Most Common Types of Power of Attorney

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Let’s cut to the chase: you probably want to ensure your loved ones’ future; to make sure you are taking care of them even in the event that you become incapacitated. Or even if you’re unable to manage your own affairs. In this case, it’s important to understand what types of powers of attorney exist and how they work. With this article we discuss the most common types of power of attorney. We help you choose the best one for you!

What are the most important types of power of attorney?

There are several types of power of attorney that can be used to delegate authority to someone else. In this article, we’re going to discuss the five most commonly used types:  Durable, Springing, General, Special and two examples of that, a Health Care and a Financial power of attorney. Keep in mind that there’s no clear way of saying which one is better. It entirely depends on your needs. Let’s have a look at them case-by-case.

Durable power of attorney

Durable power of attorney allows you to appoint someone to make important decisions for you if you become incapacitated. It doesn’t matter if this document went in effect before you were incapacitated. It’s legal effect holds on even after you can’t speak your mind. That’s why this type is useful in estate planning.

A non-durable power of attorney isn’t particularly useful for estate planning instead. It only covers the ability to handle your finances up until the time.

Examples of durable and non-durable power of attorney

Imagine that Alice has given Bob temporary access to her money. This way he can pay off some debts on his own behalf. At the same time he’s still allowing Alice autonomy over her own finances. They make this arrangement in writing and they both sign it. This would then be a non-durable power of attorney.

However, let’s say Bob continues handling Alice’s financial matters after she became incapacitated. Also she hasn’t appointed anyone else by then. Their agreement is also on paper. This would then be a the durable power of attorney.

Springing power of attorney

A springing power of attorney is a special type of power of attorney. It gives your agent the power to act but only when a specified condition is met. For example, you can give your agent the authority to make financial decisions for you. That could be at any time in the future, but not until something happens.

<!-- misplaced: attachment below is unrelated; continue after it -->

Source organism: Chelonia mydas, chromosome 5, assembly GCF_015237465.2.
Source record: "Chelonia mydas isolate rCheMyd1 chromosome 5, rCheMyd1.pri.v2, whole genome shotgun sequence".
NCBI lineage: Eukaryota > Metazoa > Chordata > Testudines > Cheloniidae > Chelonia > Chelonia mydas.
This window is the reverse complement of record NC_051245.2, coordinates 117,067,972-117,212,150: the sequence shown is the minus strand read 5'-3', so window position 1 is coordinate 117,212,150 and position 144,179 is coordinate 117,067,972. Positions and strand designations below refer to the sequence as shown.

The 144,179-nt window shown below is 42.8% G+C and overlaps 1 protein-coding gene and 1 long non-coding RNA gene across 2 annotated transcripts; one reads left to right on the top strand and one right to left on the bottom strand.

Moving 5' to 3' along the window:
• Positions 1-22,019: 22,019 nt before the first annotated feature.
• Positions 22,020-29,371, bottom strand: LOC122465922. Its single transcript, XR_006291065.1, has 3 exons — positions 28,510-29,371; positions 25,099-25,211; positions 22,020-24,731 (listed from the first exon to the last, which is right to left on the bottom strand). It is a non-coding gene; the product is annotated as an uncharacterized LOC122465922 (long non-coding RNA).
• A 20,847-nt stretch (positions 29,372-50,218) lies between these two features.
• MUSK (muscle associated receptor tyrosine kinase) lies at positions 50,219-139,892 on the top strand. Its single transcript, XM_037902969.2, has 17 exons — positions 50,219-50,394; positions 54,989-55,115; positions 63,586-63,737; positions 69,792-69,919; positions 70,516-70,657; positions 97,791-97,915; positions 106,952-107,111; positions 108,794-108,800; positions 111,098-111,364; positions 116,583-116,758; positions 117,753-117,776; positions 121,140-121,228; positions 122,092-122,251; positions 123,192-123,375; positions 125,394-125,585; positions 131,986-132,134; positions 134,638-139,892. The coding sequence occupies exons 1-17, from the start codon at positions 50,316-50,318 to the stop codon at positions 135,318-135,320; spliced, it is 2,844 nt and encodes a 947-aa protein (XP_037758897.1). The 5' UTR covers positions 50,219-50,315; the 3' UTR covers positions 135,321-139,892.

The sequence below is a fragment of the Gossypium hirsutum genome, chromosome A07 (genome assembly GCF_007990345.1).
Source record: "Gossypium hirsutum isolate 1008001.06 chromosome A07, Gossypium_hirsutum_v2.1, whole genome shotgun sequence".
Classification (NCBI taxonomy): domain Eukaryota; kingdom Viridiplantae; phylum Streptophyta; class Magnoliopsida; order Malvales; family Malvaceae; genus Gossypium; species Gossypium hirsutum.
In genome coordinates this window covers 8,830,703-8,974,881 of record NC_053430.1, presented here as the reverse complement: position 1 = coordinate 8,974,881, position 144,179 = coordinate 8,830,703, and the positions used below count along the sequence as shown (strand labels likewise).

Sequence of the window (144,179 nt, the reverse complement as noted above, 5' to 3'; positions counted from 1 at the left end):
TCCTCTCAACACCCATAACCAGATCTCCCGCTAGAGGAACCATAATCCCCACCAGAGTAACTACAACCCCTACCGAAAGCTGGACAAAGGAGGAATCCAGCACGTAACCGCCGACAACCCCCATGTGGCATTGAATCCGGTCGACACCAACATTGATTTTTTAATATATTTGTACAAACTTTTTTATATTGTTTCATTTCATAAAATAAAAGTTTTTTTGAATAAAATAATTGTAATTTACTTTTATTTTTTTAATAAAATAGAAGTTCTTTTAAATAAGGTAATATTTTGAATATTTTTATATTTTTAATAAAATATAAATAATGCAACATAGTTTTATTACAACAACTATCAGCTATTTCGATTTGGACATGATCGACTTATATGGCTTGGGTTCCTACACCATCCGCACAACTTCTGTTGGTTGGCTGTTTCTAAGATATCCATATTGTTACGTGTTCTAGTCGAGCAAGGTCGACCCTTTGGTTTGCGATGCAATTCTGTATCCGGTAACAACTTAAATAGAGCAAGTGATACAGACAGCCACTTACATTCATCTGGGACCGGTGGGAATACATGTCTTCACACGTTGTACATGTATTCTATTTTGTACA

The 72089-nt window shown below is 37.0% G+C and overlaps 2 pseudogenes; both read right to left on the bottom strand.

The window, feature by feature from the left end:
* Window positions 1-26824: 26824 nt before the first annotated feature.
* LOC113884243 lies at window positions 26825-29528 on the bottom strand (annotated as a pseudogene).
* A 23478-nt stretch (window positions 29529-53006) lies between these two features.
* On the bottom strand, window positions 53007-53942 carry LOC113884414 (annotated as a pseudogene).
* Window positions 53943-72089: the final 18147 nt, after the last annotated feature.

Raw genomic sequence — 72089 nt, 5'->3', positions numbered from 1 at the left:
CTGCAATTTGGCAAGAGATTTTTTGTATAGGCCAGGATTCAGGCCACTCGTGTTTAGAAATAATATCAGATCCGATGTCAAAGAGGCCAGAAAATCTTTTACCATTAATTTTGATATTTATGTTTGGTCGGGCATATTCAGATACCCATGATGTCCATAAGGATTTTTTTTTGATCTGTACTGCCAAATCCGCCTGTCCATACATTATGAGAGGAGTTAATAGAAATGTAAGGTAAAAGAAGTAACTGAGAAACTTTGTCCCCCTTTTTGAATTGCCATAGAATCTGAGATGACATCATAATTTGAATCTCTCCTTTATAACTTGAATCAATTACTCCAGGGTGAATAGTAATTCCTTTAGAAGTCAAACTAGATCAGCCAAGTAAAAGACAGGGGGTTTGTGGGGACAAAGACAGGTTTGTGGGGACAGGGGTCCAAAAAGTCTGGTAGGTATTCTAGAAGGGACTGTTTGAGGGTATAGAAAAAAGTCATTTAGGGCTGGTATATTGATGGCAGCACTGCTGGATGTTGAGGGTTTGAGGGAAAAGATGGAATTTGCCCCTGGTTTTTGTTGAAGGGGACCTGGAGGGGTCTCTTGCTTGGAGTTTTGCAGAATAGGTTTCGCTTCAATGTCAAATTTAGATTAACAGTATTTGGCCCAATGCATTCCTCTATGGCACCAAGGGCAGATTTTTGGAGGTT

In estate planning, this can be useful because it allows someone else to step in and take over. That’s comes in handy if you become incapacitated due to dementia or other conditions that might impair your ability to make decisions. This also includes Alzheimer’s disease since you often can’t understand what’s going on around you.

Example: A child has their parent sign a springing power. They will only gain access after their mother can’t make decisions any more. The goal is that they then can manage her affairs and assets.

General power of attorney

A general power of attorney allows you to designate someone else to make financial and other personal decisions for you.

With a general power of attorney, you authorize your agent to act for you in all situations allowed by local law. For example, with this kind of legal document someone else could pay all your bills. They could even transfer funds from one account into another one or sign checks on your behalf. In some states (and countries), there are limitations on this. Specifically, on what types of transactions a general power of attorney can authorize. You should consult an experienced estate planning attorney if you have specific questions about your state.

One benefit of such documents: They are useful for seniors and other vulnerable populations who may not be able to manage their affairs. These people can then retain some control over their finances even when they cannot manage those matters personally themselves.